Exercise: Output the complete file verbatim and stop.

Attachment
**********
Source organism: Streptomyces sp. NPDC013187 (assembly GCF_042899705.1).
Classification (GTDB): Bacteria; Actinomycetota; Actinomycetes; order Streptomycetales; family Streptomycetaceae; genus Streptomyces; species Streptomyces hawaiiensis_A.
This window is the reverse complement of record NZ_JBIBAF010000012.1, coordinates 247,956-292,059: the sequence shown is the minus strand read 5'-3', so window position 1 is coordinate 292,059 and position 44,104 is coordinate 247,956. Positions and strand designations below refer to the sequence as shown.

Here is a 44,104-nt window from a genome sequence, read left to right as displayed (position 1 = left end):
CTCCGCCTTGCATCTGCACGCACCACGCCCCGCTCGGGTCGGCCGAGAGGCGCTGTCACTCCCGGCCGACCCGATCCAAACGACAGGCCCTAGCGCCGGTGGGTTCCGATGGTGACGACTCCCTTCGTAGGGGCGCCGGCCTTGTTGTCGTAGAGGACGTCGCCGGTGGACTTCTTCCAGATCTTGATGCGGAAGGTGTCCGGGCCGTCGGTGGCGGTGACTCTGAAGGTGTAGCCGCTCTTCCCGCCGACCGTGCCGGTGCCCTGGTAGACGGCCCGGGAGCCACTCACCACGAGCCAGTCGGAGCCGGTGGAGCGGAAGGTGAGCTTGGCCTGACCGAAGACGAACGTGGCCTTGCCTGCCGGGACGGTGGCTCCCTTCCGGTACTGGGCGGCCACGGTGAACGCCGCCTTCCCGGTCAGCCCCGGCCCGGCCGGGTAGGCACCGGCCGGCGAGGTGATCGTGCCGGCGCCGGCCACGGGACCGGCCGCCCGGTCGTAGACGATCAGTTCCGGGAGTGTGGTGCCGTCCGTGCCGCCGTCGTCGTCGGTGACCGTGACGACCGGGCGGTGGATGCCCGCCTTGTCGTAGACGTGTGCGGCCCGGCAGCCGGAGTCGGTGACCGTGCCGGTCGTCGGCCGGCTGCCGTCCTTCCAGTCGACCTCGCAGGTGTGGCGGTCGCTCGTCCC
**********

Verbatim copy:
Source organism: Streptomyces sp. NPDC013187 (assembly GCF_042899705.1).
Classification (GTDB): Bacteria; Actinomycetota; Actinomycetes; order Streptomycetales; family Streptomycetaceae; genus Streptomyces; species Streptomyces hawaiiensis_A.
This window is the reverse complement of record NZ_JBIBAF010000012.1, coordinates 247,956-292,059: the sequence shown is the minus strand read 5'-3', so window position 1 is coordinate 292,059 and position 44,104 is coordinate 247,956. Positions and strand designations below refer to the sequence as shown.

Here is a 44,104-nt window from a genome sequence, read left to right as displayed (position 1 = left end):
CTCCGCCTTGCATCTGCACGCACCACGCCCCGCTCGGGTCGGCCGAGAGGCGCTGTCACTCCCGGCCGACCCGATCCAAACGACAGGCCCTAGCGCCGGTGGGTTCCGATGGTGACGACTCCCTTCGTAGGGGCGCCGGCCTTGTTGTCGTAGAGGACGTCGCCGGTGGACTTCTTCCAGATCTTGATGCGGAAGGTGTCCGGGCCGTCGGTGGCGGTGACTCTGAAGGTGTAGCCGCTCTTCCCGCCGACCGTGCCGGTGCCCTGGTAGACGGCCCGGGAGCCACTCACCACGAGCCAGTCGGAGCCGGTGGAGCGGAAGGTGAGCTTGGCCTGACCGAAGACGAACGTGGCCTTGCCTGCCGGGACGGTGGCTCCCTTCCGGTACTGGGCGGCCACGGTGAACGCCGCCTTCCCGGTCAGCCCCGGCCCGGCCGGGTAGGCACCGGCCGGCGAGGTGATCGTGCCGGCGCCGGCCACGGGACCGGCCGCCCGGTCGTAGACGATCAGTTCCGGGAGTGTGGTGCCGTCCGTGCCGCCGTCGTCGTCGGTGACCGTGACGACCGGGCGGTGGATGCCCGCCTTGTCGTAGACGTGTGCGGCCCGGCAGCCGGAGTCGGTGACCGTGCCGGTCGTCGGCCGGCTGCCGTCCTTCCAGTCGACCTCGCAGGTGTGGCGGTCGCTCGTCCC